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Why Proving Negligence is Important in a Fatal Crash

Steven Matz
October 26, 2022 | Fatal Car Accident

You never expect to lose a loved one in a fatal accident, but it happens to people like you every day. It can be very hard during a time of grief to divide your attention so that you can pursue a wrongful death lawsuit against the at-fault party.

It becomes even more frustrating when the time comes to prove that someone else was responsible for your loved one’s death, and the insurance company is trying to blame the deceased. The Michigan wrongful death attorneys at Matz Injury Law are here to help you fight for your rights and get you the financial compensation you deserve after losing a loved one.

firefighters next to upside down vehicle on road

How to Prove Negligence in a Fatal Car Accident

The core element of every personal injury claim, including car accidents and wrongful death claims, is negligence. Negligence is a legal term that essentially means that someone was grossly irresponsible and caused harm to someone else. There are three factors your personal injury lawyer must demonstrate to prove negligence.

Breach of Duty

Everyone who drives a car has a duty of care to operate their vehicle safely. This means obeying traffic signs, driving the proper speed for weather conditions, and exercising all reasonable care. When someone fails in this responsibility, they breach their duty of care.


Next, it is necessary to demonstrate causation. This means that the breach of the duty of care in the wrongful death case led to the accident in some way. The cause of the accident need not even be direct. If a driver runs a red light and strikes another car, they are directly responsible for the accident. If, however, a negligent driver runs a red light, causing the other driver to swerve and strike a telephone pole, the driver running the red light can still be held accountable for causing the accident.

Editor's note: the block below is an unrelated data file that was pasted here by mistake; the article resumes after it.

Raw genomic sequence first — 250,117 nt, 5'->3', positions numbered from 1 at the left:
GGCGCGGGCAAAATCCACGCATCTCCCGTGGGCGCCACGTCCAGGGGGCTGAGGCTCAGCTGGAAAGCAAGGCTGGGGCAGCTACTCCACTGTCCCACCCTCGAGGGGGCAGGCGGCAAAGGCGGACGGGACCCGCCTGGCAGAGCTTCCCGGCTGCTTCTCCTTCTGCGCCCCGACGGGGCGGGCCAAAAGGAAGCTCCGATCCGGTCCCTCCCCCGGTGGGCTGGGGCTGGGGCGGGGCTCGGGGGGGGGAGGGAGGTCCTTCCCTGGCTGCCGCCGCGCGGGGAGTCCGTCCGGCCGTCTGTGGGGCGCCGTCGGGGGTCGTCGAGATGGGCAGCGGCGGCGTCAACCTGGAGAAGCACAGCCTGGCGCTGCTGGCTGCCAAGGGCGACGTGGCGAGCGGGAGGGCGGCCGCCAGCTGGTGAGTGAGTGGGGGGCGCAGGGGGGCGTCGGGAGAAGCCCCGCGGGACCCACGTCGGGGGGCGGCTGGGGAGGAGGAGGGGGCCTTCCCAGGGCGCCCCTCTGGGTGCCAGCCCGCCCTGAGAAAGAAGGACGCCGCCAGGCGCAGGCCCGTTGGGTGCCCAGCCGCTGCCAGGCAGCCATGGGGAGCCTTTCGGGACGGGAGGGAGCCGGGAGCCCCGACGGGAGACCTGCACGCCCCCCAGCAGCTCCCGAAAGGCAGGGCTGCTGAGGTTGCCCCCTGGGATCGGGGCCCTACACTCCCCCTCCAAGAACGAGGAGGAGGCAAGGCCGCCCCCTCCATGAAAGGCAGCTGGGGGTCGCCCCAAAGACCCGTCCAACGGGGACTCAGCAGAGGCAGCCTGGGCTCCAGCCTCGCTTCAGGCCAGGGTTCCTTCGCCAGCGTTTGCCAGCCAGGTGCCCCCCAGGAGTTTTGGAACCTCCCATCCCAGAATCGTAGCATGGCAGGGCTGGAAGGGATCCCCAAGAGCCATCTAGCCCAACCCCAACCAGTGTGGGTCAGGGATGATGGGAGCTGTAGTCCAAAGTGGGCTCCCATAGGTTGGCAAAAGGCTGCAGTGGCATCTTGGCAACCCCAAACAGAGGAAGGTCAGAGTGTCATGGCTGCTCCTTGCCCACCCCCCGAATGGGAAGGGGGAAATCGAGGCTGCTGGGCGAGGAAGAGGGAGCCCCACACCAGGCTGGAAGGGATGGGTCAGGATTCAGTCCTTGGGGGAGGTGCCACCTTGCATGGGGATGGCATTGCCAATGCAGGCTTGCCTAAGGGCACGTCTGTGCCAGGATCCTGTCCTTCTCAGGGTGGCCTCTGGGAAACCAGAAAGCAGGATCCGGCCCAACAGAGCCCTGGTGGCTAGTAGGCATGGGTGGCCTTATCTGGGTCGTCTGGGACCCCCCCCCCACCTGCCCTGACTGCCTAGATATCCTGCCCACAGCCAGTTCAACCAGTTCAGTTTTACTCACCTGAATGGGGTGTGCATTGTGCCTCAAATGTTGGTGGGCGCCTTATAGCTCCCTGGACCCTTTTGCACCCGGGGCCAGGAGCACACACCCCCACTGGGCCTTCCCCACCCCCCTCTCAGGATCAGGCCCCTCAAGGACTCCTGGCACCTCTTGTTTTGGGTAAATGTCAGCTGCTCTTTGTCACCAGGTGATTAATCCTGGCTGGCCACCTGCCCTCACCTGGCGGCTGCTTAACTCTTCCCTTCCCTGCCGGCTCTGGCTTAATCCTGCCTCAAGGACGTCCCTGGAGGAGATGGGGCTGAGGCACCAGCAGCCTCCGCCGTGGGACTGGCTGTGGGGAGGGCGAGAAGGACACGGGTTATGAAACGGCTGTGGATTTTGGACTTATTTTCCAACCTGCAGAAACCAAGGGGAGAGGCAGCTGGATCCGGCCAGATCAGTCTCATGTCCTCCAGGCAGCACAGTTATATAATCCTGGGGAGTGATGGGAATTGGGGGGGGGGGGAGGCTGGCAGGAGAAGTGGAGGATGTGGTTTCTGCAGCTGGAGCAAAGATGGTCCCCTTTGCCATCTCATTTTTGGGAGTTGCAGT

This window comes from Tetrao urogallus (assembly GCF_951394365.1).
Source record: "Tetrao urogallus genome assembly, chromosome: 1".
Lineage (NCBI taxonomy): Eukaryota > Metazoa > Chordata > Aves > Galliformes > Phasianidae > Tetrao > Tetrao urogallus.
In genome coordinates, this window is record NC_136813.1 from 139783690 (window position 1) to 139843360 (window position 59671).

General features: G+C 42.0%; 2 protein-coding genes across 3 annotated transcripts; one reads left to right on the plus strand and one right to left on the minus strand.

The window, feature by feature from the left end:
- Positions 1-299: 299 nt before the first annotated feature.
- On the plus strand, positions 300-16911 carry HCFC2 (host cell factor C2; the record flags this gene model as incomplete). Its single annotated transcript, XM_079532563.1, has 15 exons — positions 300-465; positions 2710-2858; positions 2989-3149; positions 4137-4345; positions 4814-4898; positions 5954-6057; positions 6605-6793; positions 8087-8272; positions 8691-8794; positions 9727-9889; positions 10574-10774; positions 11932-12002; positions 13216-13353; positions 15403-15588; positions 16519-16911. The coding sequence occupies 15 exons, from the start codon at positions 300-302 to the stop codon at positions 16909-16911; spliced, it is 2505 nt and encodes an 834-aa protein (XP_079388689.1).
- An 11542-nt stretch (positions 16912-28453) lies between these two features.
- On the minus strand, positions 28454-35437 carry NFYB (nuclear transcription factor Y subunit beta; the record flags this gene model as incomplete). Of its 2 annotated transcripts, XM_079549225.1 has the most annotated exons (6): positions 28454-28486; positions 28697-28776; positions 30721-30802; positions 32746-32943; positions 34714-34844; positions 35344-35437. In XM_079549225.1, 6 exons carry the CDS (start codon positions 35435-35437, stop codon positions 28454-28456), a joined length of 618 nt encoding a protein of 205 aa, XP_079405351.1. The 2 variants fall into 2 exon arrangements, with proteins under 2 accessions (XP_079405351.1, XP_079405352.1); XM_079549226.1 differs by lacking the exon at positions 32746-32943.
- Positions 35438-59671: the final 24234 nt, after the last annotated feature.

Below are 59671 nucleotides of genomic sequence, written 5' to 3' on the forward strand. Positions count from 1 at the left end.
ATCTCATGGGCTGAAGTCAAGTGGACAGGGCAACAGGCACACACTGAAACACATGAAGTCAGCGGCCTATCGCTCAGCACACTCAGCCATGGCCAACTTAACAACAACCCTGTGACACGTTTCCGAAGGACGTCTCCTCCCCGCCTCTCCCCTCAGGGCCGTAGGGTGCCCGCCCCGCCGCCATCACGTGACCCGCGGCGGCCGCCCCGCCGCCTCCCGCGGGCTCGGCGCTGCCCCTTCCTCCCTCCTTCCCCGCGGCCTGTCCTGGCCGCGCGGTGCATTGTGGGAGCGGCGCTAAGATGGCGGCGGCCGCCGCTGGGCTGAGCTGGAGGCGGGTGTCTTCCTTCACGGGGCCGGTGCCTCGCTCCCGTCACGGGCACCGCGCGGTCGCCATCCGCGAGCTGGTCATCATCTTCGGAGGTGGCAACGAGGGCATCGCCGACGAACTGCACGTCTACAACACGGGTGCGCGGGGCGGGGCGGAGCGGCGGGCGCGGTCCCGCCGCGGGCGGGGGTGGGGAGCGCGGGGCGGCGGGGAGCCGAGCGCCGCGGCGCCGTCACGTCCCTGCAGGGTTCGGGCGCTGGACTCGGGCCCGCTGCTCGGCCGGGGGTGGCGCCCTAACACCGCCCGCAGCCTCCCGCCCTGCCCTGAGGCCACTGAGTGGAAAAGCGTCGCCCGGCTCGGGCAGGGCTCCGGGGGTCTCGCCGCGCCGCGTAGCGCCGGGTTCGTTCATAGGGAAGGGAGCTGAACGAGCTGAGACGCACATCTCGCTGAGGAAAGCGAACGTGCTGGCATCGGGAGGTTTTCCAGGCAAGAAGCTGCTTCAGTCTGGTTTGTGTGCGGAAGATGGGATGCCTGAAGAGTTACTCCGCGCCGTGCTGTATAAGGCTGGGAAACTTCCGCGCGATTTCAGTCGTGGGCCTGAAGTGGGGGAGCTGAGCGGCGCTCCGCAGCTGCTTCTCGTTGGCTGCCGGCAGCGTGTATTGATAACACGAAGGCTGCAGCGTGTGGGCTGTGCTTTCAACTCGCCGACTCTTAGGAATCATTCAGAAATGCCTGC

You may hear terms like “actual” and “proximate” cause used. Together, these mean that the negligent driver’s actions led to the accident and that the injuries would not exist if the accident had not happened. That is the core of causation.


Finally, you must prove that damages exist and that those damages were the direct result of the accident. Wrongful death damages include serious injuries and medical bills, but they can also involve funeral costs, property damage, and other types of damages.

If you are facing the complexities of a wrongful death action and are not sure how to proceed, a wrongful death lawyer at Matz Injury Law may be able to help. Contact our law firm at 1-866-22Not33 or fill out our online contact form for a free consultation, a case evaluation, and legal advice today.

Who Can Bring a Lawsuit Against the Liable Party?

A wrongful death claim in Michigan can only be brought by the estate of the deceased person, or decedent, on behalf of the surviving family members. If a will was left, any person named in the will as an heir of the estate can bring forth a wrongful death lawsuit.

Those named may be the victim’s family members, such as a surviving spouse, a domestic partner, stepchildren, or another loved one. Only the personal representative, or executor of the estate, can file the wrongful death claim.

What Damages Can Be Recovered From a Wrongful Death Lawsuit?

Surviving family members of the deceased can recover two main types of damages in wrongful death settlements, economic damages and non-economic damages. These combined can help you cover funeral expenses, burial expenses, lost wages, and other damages.